Article  Google Scholar 

  • Nagajyothi PC, Lee KD, Sreekanth TVM (2013) Plants as green source towards synthesis of nanoparticles. J Optoelectron Adv Mater 15:269

    Google Scholar 

  • Newman JDS, Blanchard GJ (2006) Formation of gold nanoparticles using amine reducing agents. Langmuir 22:5882

    Article  Google Scholar 

  • Nirmala Grace A, Pandian K, Collo. Surfa A (2007) Antibacterial efficacy of aminoglycosidic antibiotics protected gold nanoparticles—a brief study. Physicochem Eng Aspects 297:63

    Article  Google Scholar 

  • Noginov MA, Zhu G, Bahoura M, Adegoke J, Small C, Ritzo BA, Drachev VP, Shalaev VM (2007) The effect of gain and absorption on surface plasmons in metal nanoparticles. Appl Phys B 86:455

    Article  Google Scholar 

  • Phillip D (2010) Spectroch. Acta. A: Gnidia glauca flower extract mediated synthesis of gold nanoparticles and evaluation of its chemocatalytic potential. Mol Biomol Spectrosc 77:807

    Article  Google Scholar 

  • Prasad TNVKV, Giridhara Krishna T (2012) Soil nanoscience: plenty of room at the bottom. World J Appl Environ Chem 1:72–75

    Google Scholar 

  • Rajasekharreddy P, Usha Rani P, Sreedhar B (2011) Green synthesis of silver-protein (core–shell) nanoparticles using Piper betle L. leaf extract and its ecotoxicological studies on Daphnia magna. J Colloids Surf A: Physiochem Eng Aspects 12:1711

  • Ramgopal M, Saisushma C, Attitalla IH, Alhasin AM (2011) A facile green synthesis of silver nanoparticles using soap nuts. Res J Microbiol 6:432

    Article  Google Scholar 

  • Sharma VK, Yngard RA, Lin Y (2009) Silver nanoparticles: green synthesis and their antimicrobial activities. Adv Colloid Interface Sci 145:83

    Article  Google Scholar 

  • Singaravelu G, Arockiamary JS, Ganesh Kumar V, Govindaraju K (2007) A novel extracellular synthesis of monodisperse gold nanoparticles using marine alga, Sargassum wightii Greville. Colloid Surf B-Biointerface 57:97

    Article  Google Scholar 

  • Sunil P, Goldie O, Mewada A, Sharon M (2012) Green synthesis of highly stable gold nanoparticles using Momordica charantia as nano fabricato. Arch Appl Sci Res 4:1135

    Google Scholar 

  • Tetty CO, Nagajyothi PC, Lee SE, Ocloo A, Minh An TN, Sreekanth TVM, Lee KD (2012) Anti-melanoma, tyrosinase inhibitory and anti-microbial activities of gold nanoparticles synthesized from aqueous leaf extracts of Teraxacum officinale. Int J Cosmet Sci 34:150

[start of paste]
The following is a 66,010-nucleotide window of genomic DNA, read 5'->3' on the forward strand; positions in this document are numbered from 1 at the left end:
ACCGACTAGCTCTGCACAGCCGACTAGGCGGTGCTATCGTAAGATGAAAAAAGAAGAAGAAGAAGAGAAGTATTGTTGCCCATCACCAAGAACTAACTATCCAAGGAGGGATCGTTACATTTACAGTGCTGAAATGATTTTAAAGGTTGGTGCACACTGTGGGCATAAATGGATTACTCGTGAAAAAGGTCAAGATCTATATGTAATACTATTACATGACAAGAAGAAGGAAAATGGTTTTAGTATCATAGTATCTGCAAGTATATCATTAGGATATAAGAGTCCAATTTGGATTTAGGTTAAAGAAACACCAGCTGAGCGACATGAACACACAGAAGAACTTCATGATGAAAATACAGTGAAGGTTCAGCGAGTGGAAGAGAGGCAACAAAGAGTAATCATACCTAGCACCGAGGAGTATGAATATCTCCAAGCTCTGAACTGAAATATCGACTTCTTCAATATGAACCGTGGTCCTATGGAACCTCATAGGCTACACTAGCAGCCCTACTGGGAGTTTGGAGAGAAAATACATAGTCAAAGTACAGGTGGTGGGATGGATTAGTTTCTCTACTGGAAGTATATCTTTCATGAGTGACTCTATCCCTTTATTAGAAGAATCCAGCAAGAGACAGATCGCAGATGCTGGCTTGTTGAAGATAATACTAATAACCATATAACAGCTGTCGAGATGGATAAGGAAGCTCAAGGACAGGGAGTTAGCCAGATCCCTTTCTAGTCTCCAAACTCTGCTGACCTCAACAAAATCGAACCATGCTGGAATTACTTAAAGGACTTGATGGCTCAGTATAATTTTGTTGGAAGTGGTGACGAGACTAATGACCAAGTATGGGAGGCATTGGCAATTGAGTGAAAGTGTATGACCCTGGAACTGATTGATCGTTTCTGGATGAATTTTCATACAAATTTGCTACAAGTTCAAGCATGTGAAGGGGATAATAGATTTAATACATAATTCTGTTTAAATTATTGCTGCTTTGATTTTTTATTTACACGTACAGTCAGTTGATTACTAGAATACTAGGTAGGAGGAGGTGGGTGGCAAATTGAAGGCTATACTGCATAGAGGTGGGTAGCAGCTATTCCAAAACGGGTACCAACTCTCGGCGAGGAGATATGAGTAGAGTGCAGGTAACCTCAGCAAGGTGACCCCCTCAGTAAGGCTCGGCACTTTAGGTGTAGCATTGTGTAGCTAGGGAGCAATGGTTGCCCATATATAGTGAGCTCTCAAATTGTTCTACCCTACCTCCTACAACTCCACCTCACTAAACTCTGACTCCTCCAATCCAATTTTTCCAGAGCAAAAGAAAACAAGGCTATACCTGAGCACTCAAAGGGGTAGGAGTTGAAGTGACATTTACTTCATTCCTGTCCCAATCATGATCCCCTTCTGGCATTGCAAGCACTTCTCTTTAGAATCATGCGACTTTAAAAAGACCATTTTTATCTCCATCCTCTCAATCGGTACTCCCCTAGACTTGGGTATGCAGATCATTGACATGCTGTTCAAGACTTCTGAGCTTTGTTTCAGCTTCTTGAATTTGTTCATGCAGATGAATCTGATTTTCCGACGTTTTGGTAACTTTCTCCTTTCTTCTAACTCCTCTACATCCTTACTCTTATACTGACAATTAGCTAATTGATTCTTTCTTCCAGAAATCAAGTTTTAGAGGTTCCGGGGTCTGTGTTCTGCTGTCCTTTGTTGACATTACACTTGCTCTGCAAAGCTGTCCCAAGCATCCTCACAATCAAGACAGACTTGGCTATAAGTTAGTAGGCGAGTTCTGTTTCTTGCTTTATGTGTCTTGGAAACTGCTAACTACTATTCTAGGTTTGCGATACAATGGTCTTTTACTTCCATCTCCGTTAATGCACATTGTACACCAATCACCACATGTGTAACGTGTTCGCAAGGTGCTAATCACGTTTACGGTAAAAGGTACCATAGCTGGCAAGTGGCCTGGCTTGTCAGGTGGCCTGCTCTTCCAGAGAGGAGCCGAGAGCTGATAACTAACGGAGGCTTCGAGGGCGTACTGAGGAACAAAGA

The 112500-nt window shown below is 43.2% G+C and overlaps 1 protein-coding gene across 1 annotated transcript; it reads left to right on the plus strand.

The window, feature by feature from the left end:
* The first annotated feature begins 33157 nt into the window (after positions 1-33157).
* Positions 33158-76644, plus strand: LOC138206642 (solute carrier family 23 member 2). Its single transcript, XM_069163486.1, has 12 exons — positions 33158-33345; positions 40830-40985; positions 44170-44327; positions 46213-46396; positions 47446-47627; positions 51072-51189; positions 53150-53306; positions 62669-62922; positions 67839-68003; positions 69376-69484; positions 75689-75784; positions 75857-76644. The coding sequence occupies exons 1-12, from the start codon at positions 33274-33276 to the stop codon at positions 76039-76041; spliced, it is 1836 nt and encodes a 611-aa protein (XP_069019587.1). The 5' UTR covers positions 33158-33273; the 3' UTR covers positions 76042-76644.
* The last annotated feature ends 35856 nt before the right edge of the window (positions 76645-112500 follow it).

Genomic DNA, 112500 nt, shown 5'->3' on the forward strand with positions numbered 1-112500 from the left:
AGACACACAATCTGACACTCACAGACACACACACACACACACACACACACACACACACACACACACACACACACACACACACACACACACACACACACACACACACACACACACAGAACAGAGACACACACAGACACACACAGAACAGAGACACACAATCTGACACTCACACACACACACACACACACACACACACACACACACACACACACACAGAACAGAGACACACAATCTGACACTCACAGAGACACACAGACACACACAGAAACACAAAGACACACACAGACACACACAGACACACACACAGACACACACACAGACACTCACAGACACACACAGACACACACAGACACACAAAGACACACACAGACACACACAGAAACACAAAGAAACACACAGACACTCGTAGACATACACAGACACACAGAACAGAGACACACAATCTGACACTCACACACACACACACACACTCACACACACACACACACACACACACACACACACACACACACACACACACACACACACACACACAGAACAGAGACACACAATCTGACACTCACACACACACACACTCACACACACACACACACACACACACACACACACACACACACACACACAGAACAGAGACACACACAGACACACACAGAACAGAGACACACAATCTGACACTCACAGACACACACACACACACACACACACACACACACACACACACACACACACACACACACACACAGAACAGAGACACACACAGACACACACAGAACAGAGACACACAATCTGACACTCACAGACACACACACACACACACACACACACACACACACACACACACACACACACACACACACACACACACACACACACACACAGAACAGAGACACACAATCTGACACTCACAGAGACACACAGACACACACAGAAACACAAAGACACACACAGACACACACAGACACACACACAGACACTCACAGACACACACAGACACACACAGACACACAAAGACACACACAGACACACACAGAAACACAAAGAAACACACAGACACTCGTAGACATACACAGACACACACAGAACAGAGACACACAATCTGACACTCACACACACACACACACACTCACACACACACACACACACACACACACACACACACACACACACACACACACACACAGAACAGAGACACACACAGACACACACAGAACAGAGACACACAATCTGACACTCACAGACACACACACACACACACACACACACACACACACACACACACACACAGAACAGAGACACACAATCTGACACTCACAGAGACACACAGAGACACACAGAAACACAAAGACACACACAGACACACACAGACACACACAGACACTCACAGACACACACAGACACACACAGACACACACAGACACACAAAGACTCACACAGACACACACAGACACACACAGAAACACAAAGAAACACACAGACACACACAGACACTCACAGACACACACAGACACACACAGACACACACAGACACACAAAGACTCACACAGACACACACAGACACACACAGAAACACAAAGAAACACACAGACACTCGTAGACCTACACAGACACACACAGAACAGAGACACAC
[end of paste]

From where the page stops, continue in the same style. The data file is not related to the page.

Article  Google Scholar 

  • Thirumurugan A, Jiflin GJ, Rajagomathi G, Neethu Anns T, Ramachandran S, Jaiganesh R (2010) Synthesis of gold nanoparticles of Azadirachta indica leaf extract. Int J Biol Technol 1:75

    Google Scholar 

  • Tikariha S, Singh S, Banerjee S, Vidyarthi AS (2012) Anthelmintic efficacy of gold nanoparticles derived from a phytopathogenic fungus Nigrospora oryzae. Int J Pharma Sci Res 3:1603

    Google Scholar 

  • Zawrah MF, Sherein I (2011) Antimicrobial activities of gold nanoparticles against major foodborne pathogens. Life Sci J 8:37

    Google Scholar 

  • Zhanh Y, Peng H, Huang W, Zhou Y, Yan DJ (2008) Facile preparation and characterization of highly antimicrobial colloid Ag or Au nanoparticles. Colloid Interface Sci 325:371

    Article  Google Scholar 

  • Zhu M (2000) Biocompactibility synthesis of silver and gold nanoparticles. Apparatus analyses. Higher education press, Beijing

    Google Scholar 

Download references

Author information

Authors and Affiliations


Corresponding author

Correspondence to T. N. V. K. V. Prasad.

Rights and permissions

Open Access This article is distributed under the terms of the Creative Commons Attribution License which permits any use, distribution, and reproduction in any medium, provided the original author(s) and the source are credited.

Reprints and Permissions

About this article

Verify currency and authenticity via CrossMark

Cite this article

Sreekanth, T.V.M., Nagajyothi, P.C., Supraja, N. et al. Evaluation of the antimicrobial activity and cytotoxicity of phytogenic gold nanoparticles. Appl Nanosci 5, 595–602 (2015).

Download citation

  • Received:

  • Accepted:

  • Published:

  • Issue Date:

  • DOI:


  • Green synthesis
  • Dioscorea batatas
  • Antibacterial studies
  • Cytotoxicity
  • AuNPs